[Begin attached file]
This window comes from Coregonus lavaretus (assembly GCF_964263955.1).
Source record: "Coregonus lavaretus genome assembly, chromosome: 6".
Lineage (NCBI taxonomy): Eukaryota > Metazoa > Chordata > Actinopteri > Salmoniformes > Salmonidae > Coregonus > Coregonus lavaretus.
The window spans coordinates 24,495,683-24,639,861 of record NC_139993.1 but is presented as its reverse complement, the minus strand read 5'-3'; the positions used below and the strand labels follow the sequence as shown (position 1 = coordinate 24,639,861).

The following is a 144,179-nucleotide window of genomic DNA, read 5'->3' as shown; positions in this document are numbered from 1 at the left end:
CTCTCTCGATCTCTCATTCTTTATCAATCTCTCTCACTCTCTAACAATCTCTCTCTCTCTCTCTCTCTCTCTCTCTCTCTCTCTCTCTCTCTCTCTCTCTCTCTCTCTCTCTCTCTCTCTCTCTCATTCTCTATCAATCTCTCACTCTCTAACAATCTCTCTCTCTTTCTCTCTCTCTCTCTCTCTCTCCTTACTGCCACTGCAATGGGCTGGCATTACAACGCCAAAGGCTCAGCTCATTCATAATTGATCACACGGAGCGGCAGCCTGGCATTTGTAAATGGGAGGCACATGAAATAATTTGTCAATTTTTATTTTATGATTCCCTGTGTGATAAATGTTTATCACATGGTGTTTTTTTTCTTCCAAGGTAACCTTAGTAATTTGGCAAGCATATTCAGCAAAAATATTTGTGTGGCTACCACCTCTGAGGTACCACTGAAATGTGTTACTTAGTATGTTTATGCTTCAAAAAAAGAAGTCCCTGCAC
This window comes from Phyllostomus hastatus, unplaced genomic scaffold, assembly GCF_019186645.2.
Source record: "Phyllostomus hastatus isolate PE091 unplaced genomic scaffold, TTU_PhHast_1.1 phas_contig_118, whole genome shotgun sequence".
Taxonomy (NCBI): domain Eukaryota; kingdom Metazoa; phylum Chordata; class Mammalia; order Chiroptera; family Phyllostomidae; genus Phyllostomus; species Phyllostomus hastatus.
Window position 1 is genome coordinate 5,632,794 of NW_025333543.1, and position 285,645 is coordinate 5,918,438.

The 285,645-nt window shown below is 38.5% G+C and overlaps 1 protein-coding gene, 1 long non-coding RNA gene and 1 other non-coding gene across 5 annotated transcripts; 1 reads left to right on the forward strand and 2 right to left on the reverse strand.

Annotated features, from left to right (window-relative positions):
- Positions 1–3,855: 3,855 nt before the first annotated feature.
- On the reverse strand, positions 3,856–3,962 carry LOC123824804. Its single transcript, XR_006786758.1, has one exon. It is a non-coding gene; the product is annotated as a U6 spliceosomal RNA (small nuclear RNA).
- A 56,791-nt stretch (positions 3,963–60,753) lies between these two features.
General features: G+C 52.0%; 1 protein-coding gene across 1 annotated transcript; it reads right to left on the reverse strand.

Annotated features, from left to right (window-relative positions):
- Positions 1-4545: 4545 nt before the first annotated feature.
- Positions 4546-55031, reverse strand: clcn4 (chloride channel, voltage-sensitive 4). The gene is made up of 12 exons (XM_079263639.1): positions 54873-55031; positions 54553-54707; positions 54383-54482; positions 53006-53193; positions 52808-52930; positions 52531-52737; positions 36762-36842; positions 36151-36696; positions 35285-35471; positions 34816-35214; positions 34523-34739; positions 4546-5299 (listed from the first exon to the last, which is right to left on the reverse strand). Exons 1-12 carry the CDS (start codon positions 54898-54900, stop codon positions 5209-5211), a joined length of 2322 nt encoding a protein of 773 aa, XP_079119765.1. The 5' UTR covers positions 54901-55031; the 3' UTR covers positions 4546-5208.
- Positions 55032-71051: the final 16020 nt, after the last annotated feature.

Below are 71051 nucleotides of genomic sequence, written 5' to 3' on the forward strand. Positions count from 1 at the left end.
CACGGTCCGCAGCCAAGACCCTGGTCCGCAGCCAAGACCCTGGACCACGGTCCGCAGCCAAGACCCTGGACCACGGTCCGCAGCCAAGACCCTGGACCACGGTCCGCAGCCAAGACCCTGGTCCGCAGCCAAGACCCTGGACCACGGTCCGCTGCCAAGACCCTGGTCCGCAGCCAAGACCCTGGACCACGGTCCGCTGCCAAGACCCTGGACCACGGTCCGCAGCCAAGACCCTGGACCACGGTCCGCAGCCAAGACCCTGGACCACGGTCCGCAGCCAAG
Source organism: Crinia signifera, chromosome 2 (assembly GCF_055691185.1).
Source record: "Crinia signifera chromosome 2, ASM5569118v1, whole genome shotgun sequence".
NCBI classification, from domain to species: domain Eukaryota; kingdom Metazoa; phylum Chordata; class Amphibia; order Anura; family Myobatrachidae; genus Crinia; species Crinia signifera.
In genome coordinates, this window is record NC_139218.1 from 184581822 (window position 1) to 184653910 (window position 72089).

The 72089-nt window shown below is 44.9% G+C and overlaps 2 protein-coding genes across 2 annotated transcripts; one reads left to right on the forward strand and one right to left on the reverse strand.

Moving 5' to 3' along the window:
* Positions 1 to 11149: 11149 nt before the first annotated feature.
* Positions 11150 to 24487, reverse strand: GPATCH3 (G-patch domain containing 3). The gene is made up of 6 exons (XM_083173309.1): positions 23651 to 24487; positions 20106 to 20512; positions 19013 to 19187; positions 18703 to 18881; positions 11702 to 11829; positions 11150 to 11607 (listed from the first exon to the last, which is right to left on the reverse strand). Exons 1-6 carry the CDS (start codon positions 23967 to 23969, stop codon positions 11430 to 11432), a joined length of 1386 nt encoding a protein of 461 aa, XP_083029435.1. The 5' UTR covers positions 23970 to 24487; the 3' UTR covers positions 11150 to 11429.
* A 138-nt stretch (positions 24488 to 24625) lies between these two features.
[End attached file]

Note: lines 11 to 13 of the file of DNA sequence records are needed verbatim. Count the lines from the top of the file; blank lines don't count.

The 285,645-nt window shown below is 38.5% G+C and overlaps 1 protein-coding gene, 1 long non-coding RNA gene and 1 other non-coding gene across 5 annotated transcripts; 1 reads left to right on the forward strand and 2 right to left on the reverse strand.

Annotated features, from left to right (window-relative positions):
- Positions 1–3,855: 3,855 nt before the first annotated feature.